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Running for cover in flip-flops

For the past six days I've been working with photojournalists Rodrigo Abd and Evan Vucci of the Associated Press, publishing their Photoblogs from an embed with the 101st Airborne Division in Afghanistan.

Most days I hear from them as they're finishing their day and I'm just beginning mine - convenient timing due to the many time zones between us. Working weekends is part of the deal as the fighting doesn't stop so neither does their work.

It’s a fascinating, and at times anxiety-inducing window into some unusual working conditions. I hear that the flies are terrible. And that they were woken up by RPG fire one morning, or had to run for cover another afternoon in flip-flops. Occasionally, some entertaining exaggeration slips in, “There are ants the size of small rats.”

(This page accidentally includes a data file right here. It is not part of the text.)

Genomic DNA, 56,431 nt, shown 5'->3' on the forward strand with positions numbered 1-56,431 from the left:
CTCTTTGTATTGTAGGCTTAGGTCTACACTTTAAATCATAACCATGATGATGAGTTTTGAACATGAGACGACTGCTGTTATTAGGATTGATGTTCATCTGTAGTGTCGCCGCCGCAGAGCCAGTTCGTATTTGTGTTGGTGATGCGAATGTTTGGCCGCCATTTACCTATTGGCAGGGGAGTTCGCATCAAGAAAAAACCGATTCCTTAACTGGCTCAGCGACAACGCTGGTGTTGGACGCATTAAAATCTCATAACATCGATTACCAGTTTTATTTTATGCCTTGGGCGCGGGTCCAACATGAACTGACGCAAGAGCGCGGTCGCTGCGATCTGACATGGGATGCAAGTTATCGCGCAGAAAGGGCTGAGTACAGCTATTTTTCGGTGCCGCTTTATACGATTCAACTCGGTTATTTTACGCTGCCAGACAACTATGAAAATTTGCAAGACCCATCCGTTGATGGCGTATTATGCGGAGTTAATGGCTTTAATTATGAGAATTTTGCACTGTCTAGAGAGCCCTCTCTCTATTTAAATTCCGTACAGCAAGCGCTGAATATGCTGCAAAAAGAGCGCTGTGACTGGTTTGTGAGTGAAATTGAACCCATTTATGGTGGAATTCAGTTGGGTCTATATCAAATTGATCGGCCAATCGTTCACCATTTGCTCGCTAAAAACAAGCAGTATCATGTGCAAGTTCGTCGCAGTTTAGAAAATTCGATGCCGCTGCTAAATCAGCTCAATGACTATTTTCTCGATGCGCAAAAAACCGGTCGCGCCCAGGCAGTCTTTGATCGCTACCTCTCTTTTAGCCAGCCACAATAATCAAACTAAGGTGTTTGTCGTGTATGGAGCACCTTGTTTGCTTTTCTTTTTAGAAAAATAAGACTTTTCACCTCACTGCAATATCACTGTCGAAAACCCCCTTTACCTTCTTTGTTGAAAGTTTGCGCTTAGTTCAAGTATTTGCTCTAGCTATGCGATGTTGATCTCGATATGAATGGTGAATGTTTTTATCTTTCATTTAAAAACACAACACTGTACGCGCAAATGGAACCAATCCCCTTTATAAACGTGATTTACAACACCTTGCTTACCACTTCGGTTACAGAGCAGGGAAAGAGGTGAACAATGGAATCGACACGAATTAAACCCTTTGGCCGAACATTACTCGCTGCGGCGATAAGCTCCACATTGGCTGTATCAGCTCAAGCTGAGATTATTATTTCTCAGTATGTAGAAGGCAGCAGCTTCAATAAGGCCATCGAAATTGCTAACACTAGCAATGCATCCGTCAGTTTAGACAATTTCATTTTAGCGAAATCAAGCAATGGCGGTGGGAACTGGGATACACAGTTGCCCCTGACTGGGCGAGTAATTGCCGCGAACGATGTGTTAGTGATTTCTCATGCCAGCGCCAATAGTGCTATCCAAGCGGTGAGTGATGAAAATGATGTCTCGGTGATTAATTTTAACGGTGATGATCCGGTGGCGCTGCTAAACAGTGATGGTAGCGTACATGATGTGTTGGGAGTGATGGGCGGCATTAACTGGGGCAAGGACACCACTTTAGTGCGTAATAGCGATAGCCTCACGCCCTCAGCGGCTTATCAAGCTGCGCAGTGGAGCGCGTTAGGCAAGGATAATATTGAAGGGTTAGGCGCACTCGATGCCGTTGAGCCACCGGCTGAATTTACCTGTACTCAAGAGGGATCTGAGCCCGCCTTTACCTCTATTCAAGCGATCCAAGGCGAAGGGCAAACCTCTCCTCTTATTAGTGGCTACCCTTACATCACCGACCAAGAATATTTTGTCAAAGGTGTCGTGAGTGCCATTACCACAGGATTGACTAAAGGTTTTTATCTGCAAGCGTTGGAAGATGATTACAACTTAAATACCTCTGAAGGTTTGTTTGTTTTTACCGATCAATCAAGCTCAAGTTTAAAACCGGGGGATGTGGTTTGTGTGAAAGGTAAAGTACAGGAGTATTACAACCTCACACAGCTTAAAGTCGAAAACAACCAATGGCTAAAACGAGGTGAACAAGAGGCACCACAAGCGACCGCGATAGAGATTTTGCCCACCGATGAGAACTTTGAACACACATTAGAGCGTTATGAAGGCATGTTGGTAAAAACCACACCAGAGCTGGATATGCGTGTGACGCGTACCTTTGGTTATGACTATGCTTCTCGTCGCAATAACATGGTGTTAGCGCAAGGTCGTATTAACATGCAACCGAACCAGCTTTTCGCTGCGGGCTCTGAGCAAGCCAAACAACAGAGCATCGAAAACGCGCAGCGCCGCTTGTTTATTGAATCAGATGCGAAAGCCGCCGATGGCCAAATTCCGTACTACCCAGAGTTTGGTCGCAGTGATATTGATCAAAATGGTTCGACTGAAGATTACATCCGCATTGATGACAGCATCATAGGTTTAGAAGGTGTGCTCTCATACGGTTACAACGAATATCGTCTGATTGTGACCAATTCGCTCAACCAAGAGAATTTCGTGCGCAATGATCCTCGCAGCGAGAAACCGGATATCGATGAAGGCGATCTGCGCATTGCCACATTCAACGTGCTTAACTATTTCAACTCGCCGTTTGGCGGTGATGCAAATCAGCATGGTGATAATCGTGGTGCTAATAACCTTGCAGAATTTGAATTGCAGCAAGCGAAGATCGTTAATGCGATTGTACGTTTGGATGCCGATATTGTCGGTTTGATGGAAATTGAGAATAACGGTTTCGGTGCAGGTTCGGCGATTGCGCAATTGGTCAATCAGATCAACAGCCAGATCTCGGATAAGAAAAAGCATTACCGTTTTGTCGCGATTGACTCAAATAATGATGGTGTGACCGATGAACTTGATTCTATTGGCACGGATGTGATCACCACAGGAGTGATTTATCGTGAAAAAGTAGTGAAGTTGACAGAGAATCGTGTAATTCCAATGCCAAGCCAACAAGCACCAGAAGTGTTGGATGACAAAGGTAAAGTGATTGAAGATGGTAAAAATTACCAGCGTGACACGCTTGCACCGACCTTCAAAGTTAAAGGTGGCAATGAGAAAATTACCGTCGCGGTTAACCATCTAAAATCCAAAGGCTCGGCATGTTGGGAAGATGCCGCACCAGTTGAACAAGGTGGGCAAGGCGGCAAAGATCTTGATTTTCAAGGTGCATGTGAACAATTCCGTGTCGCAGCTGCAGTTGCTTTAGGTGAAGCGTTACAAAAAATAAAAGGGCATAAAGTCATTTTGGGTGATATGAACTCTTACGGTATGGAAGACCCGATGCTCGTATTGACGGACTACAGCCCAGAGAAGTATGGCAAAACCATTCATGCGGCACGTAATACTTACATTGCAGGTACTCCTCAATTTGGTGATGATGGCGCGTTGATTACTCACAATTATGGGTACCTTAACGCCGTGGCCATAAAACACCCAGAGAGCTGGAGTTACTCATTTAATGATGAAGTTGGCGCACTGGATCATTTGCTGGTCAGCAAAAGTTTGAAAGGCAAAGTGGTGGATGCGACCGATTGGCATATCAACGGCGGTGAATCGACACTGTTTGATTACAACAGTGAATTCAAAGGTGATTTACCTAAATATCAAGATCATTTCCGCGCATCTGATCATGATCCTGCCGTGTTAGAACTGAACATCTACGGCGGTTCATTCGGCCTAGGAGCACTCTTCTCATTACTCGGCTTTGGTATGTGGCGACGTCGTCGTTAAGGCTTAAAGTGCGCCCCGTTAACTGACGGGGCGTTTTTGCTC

The insights are sprinkled into our conversations about story ideas and filing times which happen via instant messenger, the easiest way to keep in touch over the fickle internet connectivity of a satellite phone. Email is cumbersome.

They can count on a firefight most afternoons. But at times it grows quiet - they had a break for a day or two earlier this week. The "schedule" resumed Tuesday, though, as Rodrigo shows us above, with U.S. and Afghan soldiers responding to mortar fire and 40mm grenades. Fortunately, most of the enemy rounds thud harmlessly against the walls or sail overhead. The insurgents don't take much time to aim for fear of getting picked off by the soldiers at Nolen, Evan says.

From my comfortable chair in a safe newsroom, I get an education on the daily rhythm of covering war.